Introduces junior environmental sustainability majors to scientific research and teaches the distinction between a “library” and “experimental” research project of experience. Students select a research topic, a research director, and an advisor for the senior research project or internship experience.

 

EVR 451

Environmental Seminar

1 credit hour

Provides an opportunity for seniors to make a professional presentation of their senior project. Each presentation is evaluated by student, peers, and faculty. Includes an assessment of overall biological knowledge by requiring the standardized ETS Biology Field Test. (Cross listed with BIO 451.)

Restrictions: GES major and senior standing.

Test fee: $30.

 

EVR 499

Senior Paper

3 credit hours

Research evaluating existing programs or concepts culminating in a senior paper that relates the topics of the chosen minors to an aspect of environmental sustainability.

Prerequisite: EVR 380.

Restriction: Senior status.

 

EVR 999

1-6 credit hours

Course transferred to apply to an ORU major or minor. (More than one course can be transferred under this number.)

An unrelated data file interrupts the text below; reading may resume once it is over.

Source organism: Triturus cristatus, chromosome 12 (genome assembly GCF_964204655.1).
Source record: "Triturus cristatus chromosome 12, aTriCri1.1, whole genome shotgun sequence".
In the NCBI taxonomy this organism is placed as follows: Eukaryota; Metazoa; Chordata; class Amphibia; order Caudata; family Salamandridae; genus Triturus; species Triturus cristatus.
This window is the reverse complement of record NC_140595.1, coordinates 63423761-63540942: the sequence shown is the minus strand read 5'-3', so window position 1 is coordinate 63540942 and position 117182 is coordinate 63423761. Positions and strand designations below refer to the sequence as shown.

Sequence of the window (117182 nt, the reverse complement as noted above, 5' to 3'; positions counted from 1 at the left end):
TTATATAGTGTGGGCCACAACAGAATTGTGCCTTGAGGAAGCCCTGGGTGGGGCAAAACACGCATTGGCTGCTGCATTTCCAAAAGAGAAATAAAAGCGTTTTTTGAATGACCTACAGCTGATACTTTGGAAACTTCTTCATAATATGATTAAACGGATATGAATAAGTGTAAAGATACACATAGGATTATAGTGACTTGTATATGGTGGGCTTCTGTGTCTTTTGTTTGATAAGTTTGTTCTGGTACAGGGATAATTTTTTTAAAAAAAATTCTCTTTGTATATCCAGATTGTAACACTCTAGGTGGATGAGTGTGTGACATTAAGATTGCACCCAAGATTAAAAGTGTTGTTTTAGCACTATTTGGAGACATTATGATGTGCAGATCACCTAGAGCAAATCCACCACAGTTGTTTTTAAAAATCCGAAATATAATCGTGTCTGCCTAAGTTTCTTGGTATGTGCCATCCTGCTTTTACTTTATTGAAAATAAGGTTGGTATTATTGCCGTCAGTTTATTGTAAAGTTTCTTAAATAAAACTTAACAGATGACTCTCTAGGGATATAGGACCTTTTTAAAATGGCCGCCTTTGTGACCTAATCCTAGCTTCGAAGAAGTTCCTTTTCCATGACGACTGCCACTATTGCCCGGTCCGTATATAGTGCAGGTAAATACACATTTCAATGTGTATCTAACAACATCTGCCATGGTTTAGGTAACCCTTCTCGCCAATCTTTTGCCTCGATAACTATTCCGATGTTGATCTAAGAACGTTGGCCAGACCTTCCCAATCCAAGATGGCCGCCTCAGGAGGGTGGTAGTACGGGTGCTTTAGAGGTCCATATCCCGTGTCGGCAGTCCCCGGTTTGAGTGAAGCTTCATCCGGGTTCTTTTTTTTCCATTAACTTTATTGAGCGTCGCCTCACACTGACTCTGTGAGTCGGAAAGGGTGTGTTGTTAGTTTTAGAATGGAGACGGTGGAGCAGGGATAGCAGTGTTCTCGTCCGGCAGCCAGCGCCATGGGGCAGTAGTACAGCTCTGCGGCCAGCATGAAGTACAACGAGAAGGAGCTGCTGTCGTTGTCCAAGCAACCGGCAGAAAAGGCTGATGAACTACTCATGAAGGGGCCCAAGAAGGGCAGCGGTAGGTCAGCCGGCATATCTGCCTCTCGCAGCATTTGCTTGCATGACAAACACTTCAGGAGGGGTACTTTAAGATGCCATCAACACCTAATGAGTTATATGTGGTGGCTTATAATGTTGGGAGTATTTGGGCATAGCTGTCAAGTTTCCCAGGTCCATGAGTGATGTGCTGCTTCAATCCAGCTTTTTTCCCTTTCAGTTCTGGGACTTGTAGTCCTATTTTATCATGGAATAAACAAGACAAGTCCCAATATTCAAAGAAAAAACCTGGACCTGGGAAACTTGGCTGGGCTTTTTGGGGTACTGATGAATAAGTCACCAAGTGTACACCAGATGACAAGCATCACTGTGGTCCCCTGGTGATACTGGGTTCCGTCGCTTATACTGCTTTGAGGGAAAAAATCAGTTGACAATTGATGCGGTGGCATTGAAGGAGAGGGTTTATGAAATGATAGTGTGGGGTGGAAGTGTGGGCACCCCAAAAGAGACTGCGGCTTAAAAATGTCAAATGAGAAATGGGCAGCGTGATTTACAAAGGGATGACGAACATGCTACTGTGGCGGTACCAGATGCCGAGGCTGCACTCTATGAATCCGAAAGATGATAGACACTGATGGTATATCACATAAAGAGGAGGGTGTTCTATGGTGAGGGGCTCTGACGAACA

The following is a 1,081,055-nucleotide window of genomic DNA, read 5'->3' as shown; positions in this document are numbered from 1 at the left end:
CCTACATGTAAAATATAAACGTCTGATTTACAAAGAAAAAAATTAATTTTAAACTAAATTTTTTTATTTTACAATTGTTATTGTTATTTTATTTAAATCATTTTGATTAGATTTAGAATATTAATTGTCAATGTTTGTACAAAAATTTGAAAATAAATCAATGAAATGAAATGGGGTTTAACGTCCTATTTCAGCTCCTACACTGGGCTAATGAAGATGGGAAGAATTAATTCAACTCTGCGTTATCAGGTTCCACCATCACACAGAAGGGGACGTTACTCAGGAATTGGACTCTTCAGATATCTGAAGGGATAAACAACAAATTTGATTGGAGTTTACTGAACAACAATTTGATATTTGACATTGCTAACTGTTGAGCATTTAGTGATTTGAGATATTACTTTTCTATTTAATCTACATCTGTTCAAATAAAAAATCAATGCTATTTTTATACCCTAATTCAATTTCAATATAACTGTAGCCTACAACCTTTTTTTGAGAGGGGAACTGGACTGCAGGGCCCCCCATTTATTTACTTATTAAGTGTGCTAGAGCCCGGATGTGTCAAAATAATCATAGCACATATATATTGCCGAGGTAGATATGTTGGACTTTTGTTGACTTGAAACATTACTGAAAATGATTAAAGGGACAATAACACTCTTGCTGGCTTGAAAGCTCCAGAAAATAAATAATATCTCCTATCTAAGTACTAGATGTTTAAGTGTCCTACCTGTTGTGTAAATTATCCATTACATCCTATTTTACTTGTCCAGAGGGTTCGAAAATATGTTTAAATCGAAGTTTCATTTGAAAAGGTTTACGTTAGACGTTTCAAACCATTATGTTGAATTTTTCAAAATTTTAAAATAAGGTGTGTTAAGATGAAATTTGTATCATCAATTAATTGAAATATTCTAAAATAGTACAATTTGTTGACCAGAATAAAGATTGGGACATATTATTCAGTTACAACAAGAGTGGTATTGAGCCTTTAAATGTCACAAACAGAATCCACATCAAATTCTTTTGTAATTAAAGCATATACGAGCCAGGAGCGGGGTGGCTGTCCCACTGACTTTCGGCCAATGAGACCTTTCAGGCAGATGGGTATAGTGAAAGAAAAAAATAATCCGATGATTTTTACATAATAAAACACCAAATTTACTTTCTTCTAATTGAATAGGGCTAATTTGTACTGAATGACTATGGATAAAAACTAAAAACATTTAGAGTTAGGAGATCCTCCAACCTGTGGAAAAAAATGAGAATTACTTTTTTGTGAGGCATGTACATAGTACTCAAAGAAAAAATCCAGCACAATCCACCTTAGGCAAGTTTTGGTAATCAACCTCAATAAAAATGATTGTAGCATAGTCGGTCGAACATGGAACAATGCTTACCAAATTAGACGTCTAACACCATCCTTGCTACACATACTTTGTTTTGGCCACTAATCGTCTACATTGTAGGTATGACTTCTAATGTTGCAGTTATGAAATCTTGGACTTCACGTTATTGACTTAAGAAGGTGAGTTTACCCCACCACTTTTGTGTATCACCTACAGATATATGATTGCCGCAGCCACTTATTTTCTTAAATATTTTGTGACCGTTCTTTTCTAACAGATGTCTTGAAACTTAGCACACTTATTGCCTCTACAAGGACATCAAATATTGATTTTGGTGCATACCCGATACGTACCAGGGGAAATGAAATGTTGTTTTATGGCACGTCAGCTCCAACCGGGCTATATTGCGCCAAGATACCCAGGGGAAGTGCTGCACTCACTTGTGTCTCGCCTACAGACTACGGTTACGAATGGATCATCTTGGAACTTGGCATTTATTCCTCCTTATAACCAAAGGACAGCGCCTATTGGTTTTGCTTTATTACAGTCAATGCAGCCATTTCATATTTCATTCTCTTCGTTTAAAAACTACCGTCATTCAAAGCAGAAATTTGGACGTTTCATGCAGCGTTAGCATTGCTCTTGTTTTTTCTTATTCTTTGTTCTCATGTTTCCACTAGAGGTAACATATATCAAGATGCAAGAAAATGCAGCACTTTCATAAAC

Restriction: Approval by petition to department chair.

 

 

FIELD EDUCATION (FED)

 

FED 501

Teaching Methodology

0 credit hour

Prepares graduate fellows who serve as teaching assistants (TAs) in undergraduate theology classes to minister spiritually as well as academically to students in their discussion classes.

 

FED 672

Field Education (Church)

1.5 credit hours

A course enabling the student to integrate and employ Biblical/theological principles, practices of ministry, and charismatic empowerment in diverse contexts of supervised ministry in the local institutional church and in consultation-reflection groups in order to achieve competency in functioning as an effective minister of the Gospel.

Prerequisites: PRM 673 and 50% of degree program hours.

Course fees: Background check, $25.50; liability insurance, $15.

 

FED 673

Field Education (Community)

1.5 credit hours

Supervised experiences of ministry beyond the congregation of the local institutional church. Such ministries may be sponsored by a local church, parachurch organization, or community social agency. The student also integrates and employs Biblical/theological principles, practices of ministry, and charismatic empowerment in community settings and in consultation-reflection groups.

Prerequisites: PRM 673 and 50% of degree program hours.